Dr Tom Wingfield
We know now that men are fuelling the spread of TB across the community, affecting everyone, no matter what gender. Tackling TB in men is critical to promoting the health and wellbeing of all.
The intersectionality of gender and TB
In seeking to understand the disproportionate TB burden in men, we need first to examine how gender interacts with broader social determinants of health and inequity. Gender influences health and wellbeing in three ways: (i) interacting with the social determinants of health such as age, education level, occupation, tobacco use, indoor air pollution, geographical location, and socio-economic status; (ii) influencing health behaviours that affect health outcomes; and (iii) through the health system response to gender, including how gender affects the financing and design of health interventions that in turn impact access to quality health care.
At the individual level, men are more likely than women to engage in lifestyle factors such as smoking, alcohol and other substance use, which are associated with both TB illness and delayed TB care-seeking. In addition, diabetes, a known risk factor for TB disease, is more prevalent in men than women. At the social and community level, male-dominated occupations (e.g. mining), rates of incarceration, and socialization patterns in crowded settings (e.g. bars, shebeens), may predispose them to a higher risk of TB exposure and transmission. Moreover, the role of ‘masculinity’ and related social-cultural norms contribute to delayed health seeking among men and reinforce habits that may negatively impact upon their health. These perceived and/or expected sociocultural roles and norms of men within the home, community, or workplace are complex, culturally and age specific, and difficult to unpick and address.
From the health system perspective, men are underserved and take longer to access care compared to women. When they do seek care, men are more likely than women to initially use private healthcare, where the organisation of TB services may not be well coordinated to offer timely and efficient diagnosis, notification, and treatment. Pressures on men to reduce time away from work and lost income may be exacerbated by clinic opening times during prime labouring hours. In Kenya, coverage by the National Health Insurance Fund (NHIF) is limited, and the workforce is largely informal, with men predominantly occupying casual labour positions in quarries (mines), the fishing industry, and in the privately-owned public transportation system. These conditions create challenges and barriers to taking time off work. While men often occupy a higher socioeconomic position than women in high TB burden countries, the psychosocial consequence of job loss and unemployment on men due to ill health can be severe and have serious knock-on effects for women and children.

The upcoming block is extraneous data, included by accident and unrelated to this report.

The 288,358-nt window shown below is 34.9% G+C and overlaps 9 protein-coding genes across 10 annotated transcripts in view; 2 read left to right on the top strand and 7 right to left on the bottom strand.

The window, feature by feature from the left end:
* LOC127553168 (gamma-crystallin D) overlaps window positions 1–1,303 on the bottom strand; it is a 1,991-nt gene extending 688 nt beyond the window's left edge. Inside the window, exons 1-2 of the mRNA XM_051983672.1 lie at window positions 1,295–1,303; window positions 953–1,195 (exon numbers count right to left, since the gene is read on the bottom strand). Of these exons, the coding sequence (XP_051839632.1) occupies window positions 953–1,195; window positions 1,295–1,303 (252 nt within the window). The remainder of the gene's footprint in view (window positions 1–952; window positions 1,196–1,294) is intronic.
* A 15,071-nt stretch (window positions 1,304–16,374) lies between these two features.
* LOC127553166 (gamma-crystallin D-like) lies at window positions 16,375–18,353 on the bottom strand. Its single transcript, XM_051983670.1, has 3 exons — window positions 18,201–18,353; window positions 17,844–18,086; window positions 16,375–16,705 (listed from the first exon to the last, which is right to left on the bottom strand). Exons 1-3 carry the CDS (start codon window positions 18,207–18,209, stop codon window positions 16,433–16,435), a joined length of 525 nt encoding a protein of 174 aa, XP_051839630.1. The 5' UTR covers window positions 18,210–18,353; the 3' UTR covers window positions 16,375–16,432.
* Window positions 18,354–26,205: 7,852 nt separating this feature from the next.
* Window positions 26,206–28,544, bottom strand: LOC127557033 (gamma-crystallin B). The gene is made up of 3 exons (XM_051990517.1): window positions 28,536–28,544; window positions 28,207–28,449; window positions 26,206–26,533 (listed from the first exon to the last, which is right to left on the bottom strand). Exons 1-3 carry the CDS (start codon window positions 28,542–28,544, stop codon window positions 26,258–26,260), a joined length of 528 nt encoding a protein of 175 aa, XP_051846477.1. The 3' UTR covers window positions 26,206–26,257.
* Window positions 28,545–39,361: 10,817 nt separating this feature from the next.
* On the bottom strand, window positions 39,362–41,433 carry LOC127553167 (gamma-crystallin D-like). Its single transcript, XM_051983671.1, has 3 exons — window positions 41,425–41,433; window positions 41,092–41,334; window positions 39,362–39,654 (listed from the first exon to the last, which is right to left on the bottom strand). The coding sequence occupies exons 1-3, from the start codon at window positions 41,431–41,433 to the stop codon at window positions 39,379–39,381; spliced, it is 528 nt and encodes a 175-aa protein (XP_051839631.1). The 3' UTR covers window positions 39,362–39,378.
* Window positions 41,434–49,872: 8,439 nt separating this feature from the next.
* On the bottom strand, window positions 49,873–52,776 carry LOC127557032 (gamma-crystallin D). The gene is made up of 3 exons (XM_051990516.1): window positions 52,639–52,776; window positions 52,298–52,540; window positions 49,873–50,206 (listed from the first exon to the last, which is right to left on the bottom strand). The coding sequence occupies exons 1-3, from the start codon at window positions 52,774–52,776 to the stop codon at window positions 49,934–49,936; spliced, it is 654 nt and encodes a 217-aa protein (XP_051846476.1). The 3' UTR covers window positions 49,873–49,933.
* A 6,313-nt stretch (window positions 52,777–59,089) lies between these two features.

The way forward
Despite the disproportionate and ongoing TB burden in men, there are few gender-sensitive interventions targeting men for TB diagnosis, treatment and care and we know relatively little about what works or how to improve. To end TB, there is need to develop evidence-informed interventions that consider how gender intersects with other social determinants of health to end preventable deaths for women, children, men, and people with non-binary identities.
Crucial research and implementation questions to be answered include:
- How do we identify and address the gendered social determinants of TB for men?
- How do we make health systems more men-friendly and accessible?
- What might gender-based active identification of people with TB look like for men?
- How might social protection, care and adherence strategies be adapted for men?
- How can we engage different stakeholders including the men, TB affected people, healthcare workers, policy makers and the research community in this process?
Authors: Beatrice Kirubi, Tom Wingfield and Chakaya Muhwa
This is the second blog in a series that examines how addressing the social determinants of TB can accelerate ending TB, drawing on the research and engagement of The LIGHT consortium